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Despicable Me shows being evil takes more than a scheme and a "Bwa-ha-ha-ha!"

So many elements of Despicable Me feel borrowed from better animated movies that its uniqueness may go unappreciated.

It would help if nobody saw The Incredibles, Up and Toy Story. Yet enough is different about Despicable Me - starting with a hero who'd be the heavy elsewhere - to make this more than a Pixar ripoff. Toss in the most vivid usage of 3-D technology since Avatar and there's plenty to enjoy.

Not that it happens all at once. Nearly an hour of Despicable Me passed pleasantly enough before it began to shed its influences and build its own identity. By the fadeout, the movie isn't as forgettable as it had seemed. Directors Pierre Coffin and Chris Renaud craft a fun stretch run, wrapping the story with warm, fuzzy funnies and nothing to suggest a sequel, which is probably wise.

Steve Carell voices Gru, who claims to be the world's greatest supervillain, although recent underachievement suggests the contrary. Gru is a caricature of James Bond's nemesis Blofeld, with his bald pate, Eastern European accent and megalomaniacal disposition. He's also a nifty bit of animation anarchy, acting out rude impulses toward children, long lines at Starbucks and wildlife conservation.

Gru's secret lair is kept running by his tiny minions, toadying yellow globs with one or maybe two goggled eyes, who apparently learned speech from Pizza Planet squeaky toys. They're cute and occasionally overplayed; a shopping scene feels like an audition for a Saturday morning TV series. But they're exactly what a self-aggrandizing jerk with mommy issues like Gru needs.

The lair is buzzing with news that a rival supervillain - who resembles The Incredibles' Edna Mode - named Vector (Jason Segel) stole the pyramids of Giza. That makes Vector a better credit risk for the Bank of Evil (formerly Lehman Brothers, the entranceway declares) that finances all nefarious plots. Gru has a scheme to steal the moon, using a shrink ray he doesn't have yet, so the bank isn't budging.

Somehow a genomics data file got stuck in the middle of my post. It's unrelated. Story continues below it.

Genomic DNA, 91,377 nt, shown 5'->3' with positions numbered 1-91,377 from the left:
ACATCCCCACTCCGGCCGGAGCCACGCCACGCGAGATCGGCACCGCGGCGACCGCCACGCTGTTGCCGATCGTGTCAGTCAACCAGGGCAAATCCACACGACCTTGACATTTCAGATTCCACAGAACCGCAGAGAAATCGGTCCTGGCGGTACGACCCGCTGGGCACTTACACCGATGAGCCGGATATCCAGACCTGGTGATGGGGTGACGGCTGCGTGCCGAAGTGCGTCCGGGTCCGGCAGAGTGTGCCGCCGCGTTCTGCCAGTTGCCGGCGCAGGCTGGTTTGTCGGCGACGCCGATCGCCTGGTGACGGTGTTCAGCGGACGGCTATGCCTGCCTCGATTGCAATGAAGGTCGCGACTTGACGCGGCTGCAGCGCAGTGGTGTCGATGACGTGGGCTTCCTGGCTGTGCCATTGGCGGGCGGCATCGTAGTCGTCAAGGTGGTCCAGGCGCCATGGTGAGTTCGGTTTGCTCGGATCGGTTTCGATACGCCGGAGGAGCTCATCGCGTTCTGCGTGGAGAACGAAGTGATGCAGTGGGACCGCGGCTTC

Vector steals one, Gru hijacks it, and promptly loses it back. The only way to resteal the shrink ray is by invading Vector's lair, which is when Despicable Me begins setting itself apart.

Into this hectic sci-fi fantasy pops a trio of orphans: sensible Margo (Miranda Cosgrove), tomboyish Edith (Dana Gaier) and most adorably Agnes (Elsie Fisher), a saucer-eyed innocent. Gru figures he'll adopt the girls, use them to steal the ray gun, then dump them. Separately, the girls and Gru are amusing. Together, the blend of a man who hates cute and kids who can't help being that is irresistible, as it was in Up.

What sets Despicable Me apart is Gru, with Carell savoring each wickedly wry line, then turning sympathetic on a dime as he does so well. By the fadeout, Gru isn't as despicable as he once was, and we've learned a valuable lesson that supervillains need love, too.

Steve Persall can be reached at or (727) 893-8365. Read his blog, Reeling in the Years, at

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Despicable Me

Grade: B

Directors: Pierre Coffin, Chris Renaud

Cast: Voices of Steve Carell, Jason Segel, Russell Brand, Miranda Cosgrove, Dana Gaier, Elsie Fisher, Julie Andrews, Kristen Wiig

Screenplay: Ken Daurio, Cinco Paul

Rating: PG; rude humor, mild action

Running time: 95 min.